8. Brilliant. And they even left a fig leaf in the form of a possibility for the prosecutor to "request an order of protection" for witnesses who fear that their rapist (for example) might murder them once they've learned their name and address, as soon as the rapist gets released because bail isn't allowed anymore. Of course there's no guarantee that the judge will see the request before the discovery information is released, nor any guarantee that the judge will even grant the request once he has seen it, but that's not really important.

    What matters is that the possibility exists, and therefore can be used to dismiss questions about whether this discovery reform endangers witnesses and victims of crimes as "fearmongering" and fake news, etc.

    Yep. Brilliant. /S

    Well, I guess New Yorkers got the government they voted for.

    As a side note: I usually would support at least some measure of discovery reform, because our system only works when the defense is given access to the evidence that the prosection has. That's why "discovery" is even a thing. But this just strikes me as nuts. New York (state and city) has disarmed many of its law abiding citizens, while the criminal class retains easy access to guns. At the same time, they're ensuring that at least some percentage of witnesses to, and victims of, crimes are going to have a desperate need to defend themselves.

    Texas has (to the left, at least) surprisingly open discovery rules; but Texans also have a universally recognized ability and right to defend themselves by any means necessary, including lots of very hot lead, moving very fast. The only people who ignore that reality are gangs and cartels, in other words, people who would get access to witness information regardless of what the laws about discovery were.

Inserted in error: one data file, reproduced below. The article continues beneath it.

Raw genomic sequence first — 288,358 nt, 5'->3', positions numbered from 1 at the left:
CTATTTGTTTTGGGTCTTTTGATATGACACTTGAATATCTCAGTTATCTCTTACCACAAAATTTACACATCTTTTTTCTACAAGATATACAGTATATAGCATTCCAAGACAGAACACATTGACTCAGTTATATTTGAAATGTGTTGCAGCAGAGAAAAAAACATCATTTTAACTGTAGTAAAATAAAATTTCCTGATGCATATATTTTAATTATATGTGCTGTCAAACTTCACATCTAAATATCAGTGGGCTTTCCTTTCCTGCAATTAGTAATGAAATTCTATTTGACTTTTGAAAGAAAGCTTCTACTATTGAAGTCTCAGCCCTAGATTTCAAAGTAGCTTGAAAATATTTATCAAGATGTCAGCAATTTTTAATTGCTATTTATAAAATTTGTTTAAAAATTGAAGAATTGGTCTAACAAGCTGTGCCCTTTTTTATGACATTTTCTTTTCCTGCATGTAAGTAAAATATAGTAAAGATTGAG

What works in a (relatively) free state will not work in a (inconsistent and mostly only effective against non-criminals) police state like New York. Which is why the Justice system in New York is never going to work properly. Hurray for diverse, vibrant, low-trust societies with ultra dense residential zones!

  9. Spoof your cell phone with Cuomo's number as your caller ID. It isn't hard, heck spammers/telemarketers do it all the time.

  10. No such thing as "unintended results", when you are talking about Progressives. The results of this law will be everything they wish for.

    When in doubt, look at England's crime system, and you will see the pathway that they are following.

  11. CDH:

    I suspect that calls to 911, and police systems in general, can't be easily spoofed like that. If they currently can, you can be sure that will change soon.

  12. Doesn't the constitution say that you have the right to face your accuser? Allowing anonymous accusations seems to be a violation of that.

  13. @Wardreamer: You can "face your accuser" in court without being told their name, or address, or anything that will allow you to retaliate against them. Under this new law, that option is no longer available.